|Photo: Ee Ling Ng|
"The modern doctor of philosophy is generally devoid of philosophy. Perhaps you started searching the meaning of the P in PhD midway through completing it, as I did." insist Ee Ling Ng independent scientist at the Future Soils Laboratory.
|‘We need a little more philosophy in science.’ |
Photo: Michael Perkins.
It is precisely the time when you feel the need to wax lyrical — yet you are deprived of philosophising because that is not really what your PhD is about.
According to know-it-all Wikipedia, backed up by additional commentaries from the worldwide web, the academic degree uses philosophia in its original Greek meaning, which is translated into English as “love of wisdom”. This brings more head scratching because what, after all, is the meaning of wisdom? Given that a PhD in science and technology is focused on knowledge, I prefer sophia to be translated as knowledge. This is not totally baseless: Socrates is believed to have said that the artisans were wise, in so far as they knew how to practise their art. Besides, is it not such a relief to think of the PhD as love of knowledge, which is abundant in academe, while one cannot say quite say the same with equal certainty about wisdom?
One may argue that philosophy is irrelevant romanticism and unnecessary to one’s primary subject of study. I would argue that it is necessary, perhaps even more now in our competitive world.
But it seems inappropriate to propound the virtues of philosophising without dealing with the fundamental questions of “What is philosophy?” and “What has it got to do with science?”
It would be brazen to try to explain these questions in a few lines, so instead I would recommend an excellent summary in A Brief History of Thought: A Philosophical Guide to Living by philosophy professor Luc Ferry. Failing that, you may take the words below as an abstraction of his explanation of the relevance of philosophy to science. I will also include direct pickings of wisdom from other philosophers along the way.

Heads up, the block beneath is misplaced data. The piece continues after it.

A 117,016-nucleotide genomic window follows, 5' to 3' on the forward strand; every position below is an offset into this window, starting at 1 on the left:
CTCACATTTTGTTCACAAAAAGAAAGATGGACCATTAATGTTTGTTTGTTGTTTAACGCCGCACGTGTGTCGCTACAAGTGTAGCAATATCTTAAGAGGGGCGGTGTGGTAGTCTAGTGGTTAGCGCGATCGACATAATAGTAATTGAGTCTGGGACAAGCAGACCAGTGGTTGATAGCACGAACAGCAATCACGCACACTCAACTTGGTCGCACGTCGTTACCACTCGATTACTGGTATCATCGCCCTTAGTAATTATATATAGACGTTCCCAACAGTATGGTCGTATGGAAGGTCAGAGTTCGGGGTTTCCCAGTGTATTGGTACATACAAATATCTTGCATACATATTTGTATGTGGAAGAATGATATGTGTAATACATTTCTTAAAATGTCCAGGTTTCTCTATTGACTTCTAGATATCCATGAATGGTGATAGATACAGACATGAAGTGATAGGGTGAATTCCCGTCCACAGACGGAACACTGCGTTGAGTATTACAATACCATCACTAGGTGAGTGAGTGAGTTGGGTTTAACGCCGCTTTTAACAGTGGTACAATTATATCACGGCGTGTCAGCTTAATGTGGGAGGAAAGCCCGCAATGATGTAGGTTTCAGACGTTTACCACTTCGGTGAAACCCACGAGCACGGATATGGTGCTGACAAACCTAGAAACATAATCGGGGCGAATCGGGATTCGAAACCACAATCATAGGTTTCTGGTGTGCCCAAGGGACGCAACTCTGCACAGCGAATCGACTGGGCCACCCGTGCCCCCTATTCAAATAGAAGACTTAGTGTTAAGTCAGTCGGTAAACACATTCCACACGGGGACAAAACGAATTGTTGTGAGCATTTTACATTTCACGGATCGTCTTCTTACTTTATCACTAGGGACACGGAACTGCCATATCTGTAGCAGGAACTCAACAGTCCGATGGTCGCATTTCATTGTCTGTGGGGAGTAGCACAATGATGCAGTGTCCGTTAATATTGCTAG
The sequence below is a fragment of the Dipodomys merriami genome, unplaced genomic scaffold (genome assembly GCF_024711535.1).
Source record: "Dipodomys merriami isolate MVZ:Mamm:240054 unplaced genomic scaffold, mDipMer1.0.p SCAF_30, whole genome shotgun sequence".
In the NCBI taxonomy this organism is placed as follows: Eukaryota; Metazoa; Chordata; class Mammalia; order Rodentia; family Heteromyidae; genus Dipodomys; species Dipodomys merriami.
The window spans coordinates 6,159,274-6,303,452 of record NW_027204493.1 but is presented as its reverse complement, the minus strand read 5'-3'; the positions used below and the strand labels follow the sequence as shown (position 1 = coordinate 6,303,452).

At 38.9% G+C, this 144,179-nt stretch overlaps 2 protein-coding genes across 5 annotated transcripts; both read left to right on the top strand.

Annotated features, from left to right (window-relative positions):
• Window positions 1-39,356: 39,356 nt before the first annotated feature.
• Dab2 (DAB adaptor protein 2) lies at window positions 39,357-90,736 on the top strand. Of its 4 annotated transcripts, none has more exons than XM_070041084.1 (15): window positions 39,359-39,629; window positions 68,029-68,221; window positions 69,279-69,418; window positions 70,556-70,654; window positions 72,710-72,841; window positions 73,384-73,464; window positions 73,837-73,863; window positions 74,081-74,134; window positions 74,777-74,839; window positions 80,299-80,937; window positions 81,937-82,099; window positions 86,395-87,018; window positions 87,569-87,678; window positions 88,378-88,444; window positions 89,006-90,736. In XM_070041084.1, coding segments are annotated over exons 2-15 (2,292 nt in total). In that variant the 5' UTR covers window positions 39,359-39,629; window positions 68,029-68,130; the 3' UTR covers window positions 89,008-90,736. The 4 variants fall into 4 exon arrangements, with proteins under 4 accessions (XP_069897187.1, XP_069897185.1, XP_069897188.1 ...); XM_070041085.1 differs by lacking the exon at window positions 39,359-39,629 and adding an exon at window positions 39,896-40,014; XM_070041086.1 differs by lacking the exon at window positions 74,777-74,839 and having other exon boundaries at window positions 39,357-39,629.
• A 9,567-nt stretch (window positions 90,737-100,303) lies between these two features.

Science is the fruit of critical spirit and scientific method nourished at its birth by philosophy. Initially, the project of scientific mastery is about understanding the world and, if necessary, being able to exploit it, to dominate nature or society so that human can be happier and more free.
But we have now moved on from that to scientific advancement for its own sake — domination for the sake of domination.
Why? Because the nature of today’s society, governed entirely by competition, makes it an imperative to “advance or perish”.
At the core of scientific laboratories and research centres, the unceasing need to measure oneself against others, to increase productivity, to develop expertise and, above all, to apply the fruits to industry and the economy — consumption, in other words — has become the primary goal.
The modern economy functions like Darwinian selection — for instance, a business that does not “progress” is doomed to extinction but its advancement is devoid of any purpose other than to stay in the race with competitors. The conscious collective will of human beings is absent from this endeavour and, as a result, nobody knows the direction in which the world is moving.
This, to me, is the Victor Frankenstein reason why we need a little more philosophy in science.
In the research arena, it has become “publish or perish”. We can thank this system for flooding us with publications of varying quality. According to the STM Report by the International Association of Scientific, Technical and Medical Publishers, there were about 2.5 million articles published in 2014, and the quantity has been increasing by about 3 per cent a year.
In the process of narrowing down what to read, we are likelier to read a paper written by someone we know. This also means we are likelier to read something from someone whose views coincide with ours.
In this accidental, loopy manner of positive reinforcement of selective reading and negative reinforcement from the too many papers out there, science is a dance of one step forward and three steps back.
To make matters worse, the types of publication rewarded by academe do not coincide with what policymakers are reading, so you are compelled to draw discomfort from the knowledge that your work has no impact in the real world.
Source: The Australian